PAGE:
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There will be some errors on the data entry. It is a manual process and initially we were using students whose culinary knowledge wasn't great. We have now vastly improved our indexing staff (a lot of them are back-of-the-book cookbook indexers) and we are proofreading the data from the early books. But if you spot an error, please just click Report an error at the bottom of the page and we will correct it.

Thanks. I hadn't noticed that link on the bottom of the page before. I can't imagine the task of having to proof-read other people's indexing. Thinking about it makes my eyes cross.

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  • 2 months later...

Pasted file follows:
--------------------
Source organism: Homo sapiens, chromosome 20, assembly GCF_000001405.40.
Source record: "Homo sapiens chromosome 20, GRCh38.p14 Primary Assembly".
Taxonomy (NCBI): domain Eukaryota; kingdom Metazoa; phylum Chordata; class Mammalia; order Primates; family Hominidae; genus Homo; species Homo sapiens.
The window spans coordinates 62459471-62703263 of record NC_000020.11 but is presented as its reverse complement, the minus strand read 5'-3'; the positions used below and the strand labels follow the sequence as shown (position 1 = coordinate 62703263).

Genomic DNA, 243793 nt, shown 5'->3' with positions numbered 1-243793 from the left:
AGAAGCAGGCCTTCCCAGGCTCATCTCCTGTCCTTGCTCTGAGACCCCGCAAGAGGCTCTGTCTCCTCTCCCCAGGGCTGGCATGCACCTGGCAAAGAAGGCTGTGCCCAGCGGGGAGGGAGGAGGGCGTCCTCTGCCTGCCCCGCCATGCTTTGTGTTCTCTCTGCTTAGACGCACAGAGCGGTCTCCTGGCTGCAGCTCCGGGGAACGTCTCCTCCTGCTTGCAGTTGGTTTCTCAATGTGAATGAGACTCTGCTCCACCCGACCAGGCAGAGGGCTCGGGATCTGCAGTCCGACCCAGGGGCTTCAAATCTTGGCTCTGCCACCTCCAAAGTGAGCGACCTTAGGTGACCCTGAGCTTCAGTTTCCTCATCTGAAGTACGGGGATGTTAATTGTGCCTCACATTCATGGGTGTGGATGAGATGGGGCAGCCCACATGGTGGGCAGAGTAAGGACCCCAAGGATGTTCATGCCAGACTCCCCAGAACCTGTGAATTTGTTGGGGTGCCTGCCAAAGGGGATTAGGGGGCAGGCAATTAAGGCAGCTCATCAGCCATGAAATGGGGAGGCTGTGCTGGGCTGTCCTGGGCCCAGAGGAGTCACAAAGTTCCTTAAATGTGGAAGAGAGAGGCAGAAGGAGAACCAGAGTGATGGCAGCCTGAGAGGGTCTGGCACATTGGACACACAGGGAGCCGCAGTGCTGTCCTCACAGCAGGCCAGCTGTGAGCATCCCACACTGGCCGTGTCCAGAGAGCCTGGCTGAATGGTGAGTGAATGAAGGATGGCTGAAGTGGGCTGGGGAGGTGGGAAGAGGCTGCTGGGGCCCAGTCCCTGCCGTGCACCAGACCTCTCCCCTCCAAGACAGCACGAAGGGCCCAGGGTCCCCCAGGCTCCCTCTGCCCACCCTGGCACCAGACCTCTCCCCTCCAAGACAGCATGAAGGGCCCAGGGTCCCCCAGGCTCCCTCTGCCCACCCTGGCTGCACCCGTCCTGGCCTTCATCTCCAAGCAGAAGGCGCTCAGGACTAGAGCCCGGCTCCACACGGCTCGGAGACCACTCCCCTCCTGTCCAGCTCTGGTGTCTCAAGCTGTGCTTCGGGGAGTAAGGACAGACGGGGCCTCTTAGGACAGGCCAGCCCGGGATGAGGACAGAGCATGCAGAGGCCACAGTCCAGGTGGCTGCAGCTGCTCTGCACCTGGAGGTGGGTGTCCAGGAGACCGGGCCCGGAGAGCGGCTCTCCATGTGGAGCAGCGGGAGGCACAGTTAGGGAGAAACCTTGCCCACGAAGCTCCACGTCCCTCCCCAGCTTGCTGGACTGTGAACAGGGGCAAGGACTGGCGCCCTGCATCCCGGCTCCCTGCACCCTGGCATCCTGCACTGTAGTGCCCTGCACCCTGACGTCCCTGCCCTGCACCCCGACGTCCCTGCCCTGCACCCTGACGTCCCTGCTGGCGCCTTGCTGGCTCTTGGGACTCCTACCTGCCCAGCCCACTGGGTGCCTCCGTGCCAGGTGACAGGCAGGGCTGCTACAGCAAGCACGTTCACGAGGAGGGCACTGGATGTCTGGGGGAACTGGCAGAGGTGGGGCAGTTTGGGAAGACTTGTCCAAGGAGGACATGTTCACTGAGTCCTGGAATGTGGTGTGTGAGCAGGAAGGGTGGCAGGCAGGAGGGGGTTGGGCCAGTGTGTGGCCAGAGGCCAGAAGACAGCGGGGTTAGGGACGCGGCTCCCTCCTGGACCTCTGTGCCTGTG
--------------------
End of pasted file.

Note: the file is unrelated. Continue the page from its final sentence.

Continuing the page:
Bump.

Just got a mail out from Jane at Eat Your Books that included the following information:

We will shortly be introducing a new registration and payment system, including a monthly subscription. Lifetime memberships continue to be available until then. And if you're stuck for present ideas for cookbook loving friends we'll be launching Gift Subscriptions in time for the holidays.

If you were delaying getting a lifetime subscription, time is running out.

I'm still using it a lot by the way.

Nick Reynolds, aka "nickrey"

"The Internet is full of false information." Plato
My eG Foodblog

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  • 1 month later...

OK, I know this feature has been in there since forever, but this is the first time I used the shopping list function. Wow, awesome. I love that it is all organized by what store and section of the store I probably need to buy it at. The only suggestion I would have for improving it would be to somehow indicate next to each ingredient which of the recipes it pertains to, so it's easier to look up the quantities.

Chris Hennes
Director of Operations
chennes@egullet.org